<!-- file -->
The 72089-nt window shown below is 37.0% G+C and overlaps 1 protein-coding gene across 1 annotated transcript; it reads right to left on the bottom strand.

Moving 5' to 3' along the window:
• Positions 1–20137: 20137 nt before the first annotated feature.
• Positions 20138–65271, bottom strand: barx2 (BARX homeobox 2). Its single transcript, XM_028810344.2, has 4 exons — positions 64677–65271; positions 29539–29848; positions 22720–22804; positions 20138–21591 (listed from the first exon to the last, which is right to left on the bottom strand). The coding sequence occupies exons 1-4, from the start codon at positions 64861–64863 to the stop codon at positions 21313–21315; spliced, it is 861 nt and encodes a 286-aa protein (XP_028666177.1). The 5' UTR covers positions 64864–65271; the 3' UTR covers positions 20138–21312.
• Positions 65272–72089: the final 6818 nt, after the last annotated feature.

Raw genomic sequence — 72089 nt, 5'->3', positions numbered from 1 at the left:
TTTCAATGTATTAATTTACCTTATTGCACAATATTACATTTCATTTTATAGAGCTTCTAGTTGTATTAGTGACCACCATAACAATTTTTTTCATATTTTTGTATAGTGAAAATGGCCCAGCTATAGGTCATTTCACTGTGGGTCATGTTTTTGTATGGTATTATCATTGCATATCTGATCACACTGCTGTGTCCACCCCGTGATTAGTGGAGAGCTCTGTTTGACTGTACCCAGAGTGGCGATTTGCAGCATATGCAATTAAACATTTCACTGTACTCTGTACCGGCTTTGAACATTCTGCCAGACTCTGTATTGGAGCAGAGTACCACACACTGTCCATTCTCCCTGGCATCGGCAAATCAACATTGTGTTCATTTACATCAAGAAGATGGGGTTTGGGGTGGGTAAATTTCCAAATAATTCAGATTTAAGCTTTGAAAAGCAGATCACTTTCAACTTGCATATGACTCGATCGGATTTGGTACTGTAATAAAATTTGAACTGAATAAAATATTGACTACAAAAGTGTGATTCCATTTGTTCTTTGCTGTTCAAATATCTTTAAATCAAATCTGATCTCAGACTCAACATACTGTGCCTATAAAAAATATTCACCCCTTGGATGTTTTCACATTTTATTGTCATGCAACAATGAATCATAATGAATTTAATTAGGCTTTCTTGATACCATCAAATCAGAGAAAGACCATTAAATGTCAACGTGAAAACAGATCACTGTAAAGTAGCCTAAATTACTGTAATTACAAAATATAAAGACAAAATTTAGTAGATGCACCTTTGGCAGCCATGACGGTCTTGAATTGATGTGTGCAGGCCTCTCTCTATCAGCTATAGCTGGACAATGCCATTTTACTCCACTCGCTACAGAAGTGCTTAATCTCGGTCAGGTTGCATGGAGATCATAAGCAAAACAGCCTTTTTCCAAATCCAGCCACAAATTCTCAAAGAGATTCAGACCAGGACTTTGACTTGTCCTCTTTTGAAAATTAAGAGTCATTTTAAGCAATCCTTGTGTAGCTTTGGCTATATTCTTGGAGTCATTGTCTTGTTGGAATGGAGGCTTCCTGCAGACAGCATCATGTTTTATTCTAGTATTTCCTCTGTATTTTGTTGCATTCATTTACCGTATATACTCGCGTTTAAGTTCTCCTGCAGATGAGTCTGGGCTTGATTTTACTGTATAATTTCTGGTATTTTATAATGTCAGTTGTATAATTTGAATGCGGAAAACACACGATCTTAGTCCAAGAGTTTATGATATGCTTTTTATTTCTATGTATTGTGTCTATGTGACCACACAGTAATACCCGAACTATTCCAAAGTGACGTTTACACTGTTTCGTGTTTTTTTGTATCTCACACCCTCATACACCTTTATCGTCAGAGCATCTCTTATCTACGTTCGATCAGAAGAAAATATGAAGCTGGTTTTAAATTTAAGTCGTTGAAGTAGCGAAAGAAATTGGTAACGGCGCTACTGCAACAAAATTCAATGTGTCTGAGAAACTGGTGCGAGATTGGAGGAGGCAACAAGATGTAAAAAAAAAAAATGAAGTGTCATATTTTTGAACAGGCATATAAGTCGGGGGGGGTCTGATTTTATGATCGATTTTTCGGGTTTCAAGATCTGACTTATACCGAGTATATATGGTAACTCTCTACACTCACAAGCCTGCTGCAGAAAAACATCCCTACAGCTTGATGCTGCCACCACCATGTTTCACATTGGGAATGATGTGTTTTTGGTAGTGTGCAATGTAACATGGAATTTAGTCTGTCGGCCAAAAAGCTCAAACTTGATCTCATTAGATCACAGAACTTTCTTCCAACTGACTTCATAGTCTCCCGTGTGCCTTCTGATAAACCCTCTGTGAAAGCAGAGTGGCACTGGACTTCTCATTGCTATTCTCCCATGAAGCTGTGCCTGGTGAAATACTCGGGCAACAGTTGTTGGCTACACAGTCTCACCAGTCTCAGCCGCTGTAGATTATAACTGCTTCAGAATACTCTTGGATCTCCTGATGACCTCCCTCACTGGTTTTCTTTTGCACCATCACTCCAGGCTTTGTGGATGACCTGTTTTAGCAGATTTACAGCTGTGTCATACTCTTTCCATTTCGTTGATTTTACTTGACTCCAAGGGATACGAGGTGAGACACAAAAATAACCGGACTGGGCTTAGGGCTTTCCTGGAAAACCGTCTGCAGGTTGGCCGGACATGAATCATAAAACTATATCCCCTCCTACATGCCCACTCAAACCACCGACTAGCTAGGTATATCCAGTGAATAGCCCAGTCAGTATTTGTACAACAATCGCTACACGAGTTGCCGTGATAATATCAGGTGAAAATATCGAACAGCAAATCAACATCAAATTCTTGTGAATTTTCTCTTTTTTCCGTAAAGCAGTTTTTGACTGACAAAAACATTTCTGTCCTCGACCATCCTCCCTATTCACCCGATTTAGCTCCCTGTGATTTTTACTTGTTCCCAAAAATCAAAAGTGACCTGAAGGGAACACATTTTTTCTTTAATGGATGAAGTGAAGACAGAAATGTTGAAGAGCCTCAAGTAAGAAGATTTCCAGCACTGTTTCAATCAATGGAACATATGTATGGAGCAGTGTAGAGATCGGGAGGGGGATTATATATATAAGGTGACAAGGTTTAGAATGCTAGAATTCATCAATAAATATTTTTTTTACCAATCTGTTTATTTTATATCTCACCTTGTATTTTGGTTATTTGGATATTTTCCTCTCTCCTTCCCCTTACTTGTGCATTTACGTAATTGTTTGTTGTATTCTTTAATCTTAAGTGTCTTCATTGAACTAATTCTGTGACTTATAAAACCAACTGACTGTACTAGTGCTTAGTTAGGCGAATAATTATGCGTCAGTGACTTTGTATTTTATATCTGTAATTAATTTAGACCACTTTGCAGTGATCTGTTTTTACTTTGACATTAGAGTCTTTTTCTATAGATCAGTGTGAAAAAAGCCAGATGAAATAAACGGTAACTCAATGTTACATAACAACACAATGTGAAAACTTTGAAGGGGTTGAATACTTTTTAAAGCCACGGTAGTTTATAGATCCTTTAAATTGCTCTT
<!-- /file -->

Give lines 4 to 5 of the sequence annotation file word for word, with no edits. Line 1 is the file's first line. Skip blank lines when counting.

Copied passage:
• Positions 20138–65271, bottom strand: barx2 (BARX homeobox 2). Its single transcript, XM_028810344.2, has 4 exons — positions 64677–65271; positions 29539–29848; positions 22720–22804; positions 20138–21591 (listed from the first exon to the last, which is right to left on the bottom strand). The coding sequence occupies exons 1-4, from the start codon at positions 64861–64863 to the stop codon at positions 21313–21315; spliced, it is 861 nt and encodes a 286-aa protein (XP_028666177.1). The 5' UTR covers positions 64864–65271; the 3' UTR covers positions 20138–21312.
• Positions 65272–72089: the final 6818 nt, after the last annotated feature.